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Breaching the code: Alcohol, Facebook and self-regulation



  1. Dr Nicholas Carah, University of Queensland
  2. Dr Sven Brodmerkel, Bond University
  3. Michelle Shaul, University of Queensland


This report builds on our study of the activity of the top twenty alcohol brands on Facebook in Australia during 2012 (Carah, 2014) and a complaint made to the Advertising Standards Board (ASB) and Alcohol Beverages Advertising Code (ABAC) Complaints Panel regarding the pages of Victoria Bitter (VB) and Smirnoff in 2012 (Brodmerkel and Carah 2013).

In a 2012 submission we asked the ASB and ABAC to consider whether content posted on the Facebook pages of VB and Smirnoff breached standards in the code relating to excessive consumption, depiction of people under 25, offensive content, and the suggestion that alcohol improved mood and social success.

In a landmark decision, the ASB and ABAC both upheld the complaint, ruling for the first time that their alcohol advertising codes should apply to a brand’s Facebook page and that advertisers were directly responsible for the content that users generated on that platform, including comments made on a Facebook post.

Furthermore, the ASB and ABAC determined that user-generated content needed to be evaluated in the context in which it appears, taking account of how brands stimulate particular conversations.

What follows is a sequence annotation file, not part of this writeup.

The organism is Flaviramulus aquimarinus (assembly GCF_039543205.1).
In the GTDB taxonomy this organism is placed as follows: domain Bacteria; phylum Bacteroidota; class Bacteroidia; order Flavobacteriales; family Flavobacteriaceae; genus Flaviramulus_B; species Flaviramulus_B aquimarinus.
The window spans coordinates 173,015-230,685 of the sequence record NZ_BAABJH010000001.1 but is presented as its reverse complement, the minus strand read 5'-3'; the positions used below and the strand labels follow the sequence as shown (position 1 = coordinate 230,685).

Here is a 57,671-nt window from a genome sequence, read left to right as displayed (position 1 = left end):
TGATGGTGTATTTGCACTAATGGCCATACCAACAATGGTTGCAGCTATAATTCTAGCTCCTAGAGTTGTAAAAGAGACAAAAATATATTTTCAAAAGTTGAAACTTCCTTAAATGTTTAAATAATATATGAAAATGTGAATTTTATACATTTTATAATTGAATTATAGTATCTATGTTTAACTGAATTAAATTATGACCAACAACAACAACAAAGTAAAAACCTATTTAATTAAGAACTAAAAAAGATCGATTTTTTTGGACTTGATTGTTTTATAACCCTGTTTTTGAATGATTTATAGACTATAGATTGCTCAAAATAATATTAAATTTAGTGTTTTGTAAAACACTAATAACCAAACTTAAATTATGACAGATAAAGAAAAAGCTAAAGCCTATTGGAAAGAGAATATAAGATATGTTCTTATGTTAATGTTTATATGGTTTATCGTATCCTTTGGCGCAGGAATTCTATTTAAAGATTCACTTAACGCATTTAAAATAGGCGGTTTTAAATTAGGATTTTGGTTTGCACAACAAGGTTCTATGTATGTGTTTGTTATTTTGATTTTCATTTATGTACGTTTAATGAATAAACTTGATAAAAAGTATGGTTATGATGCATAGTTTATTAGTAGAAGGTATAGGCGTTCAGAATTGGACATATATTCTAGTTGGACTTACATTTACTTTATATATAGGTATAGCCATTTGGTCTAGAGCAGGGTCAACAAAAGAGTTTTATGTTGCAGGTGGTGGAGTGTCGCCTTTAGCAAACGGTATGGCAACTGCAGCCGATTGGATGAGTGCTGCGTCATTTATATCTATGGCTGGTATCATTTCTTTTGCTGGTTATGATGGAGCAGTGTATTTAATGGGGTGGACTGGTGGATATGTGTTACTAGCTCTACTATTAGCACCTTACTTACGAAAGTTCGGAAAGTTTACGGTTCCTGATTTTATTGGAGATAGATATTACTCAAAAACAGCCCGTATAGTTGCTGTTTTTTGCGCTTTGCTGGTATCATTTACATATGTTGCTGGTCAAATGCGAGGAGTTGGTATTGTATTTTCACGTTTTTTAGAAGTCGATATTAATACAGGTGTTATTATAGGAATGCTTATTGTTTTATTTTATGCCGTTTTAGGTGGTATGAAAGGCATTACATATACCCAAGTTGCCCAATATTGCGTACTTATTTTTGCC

This report examines content posted by alcohol brands to Facebook during 2012 following the determination of the ASB and ABAC (see Carah 2014) in order to assess compliance. The report poses three key research questions:
• Are the breaches of the code seen in the 2012 ruling against VB and Smirnoff more widely evident on the Australian Facebook pages of alcohol brands?
• Are alcohol brands complying with their own self-regulatory codes in light of the decisions by the ASB and ABAC in 2012?
• And are the current regulatory codes appropriate for regulating alcohol brand activity on Facebook?


Four people coded 40 items of alcohol brand content posted to Facebook during 2012. We selected and systematically adjudicated 40 items of content that popular Australian alcohol brands posted to Facebook in 2012 using the ABAC and Australian Association of National Advertisers (AANA) codes.

Across the 40 items of content examined, a total of 76 regulatory breaches were discerned by at least two coders. We found that the Facebook pages of Australian alcohol brands included:
• content which encouraged, normalised and even celebrated excessive alcohol consumption
• highly inappropriate, crude and offensive language
• derogatory and vilifying comments
• sexist and degrading sentiments, often with violent or menacing undertones
• content implying that alcohol consumption causes a significant change in mood or environment, and social or sexual prowess
• images of consumers who are clearly under the minimum age of 25 which is recommended by alcohol advertising codes in Australia.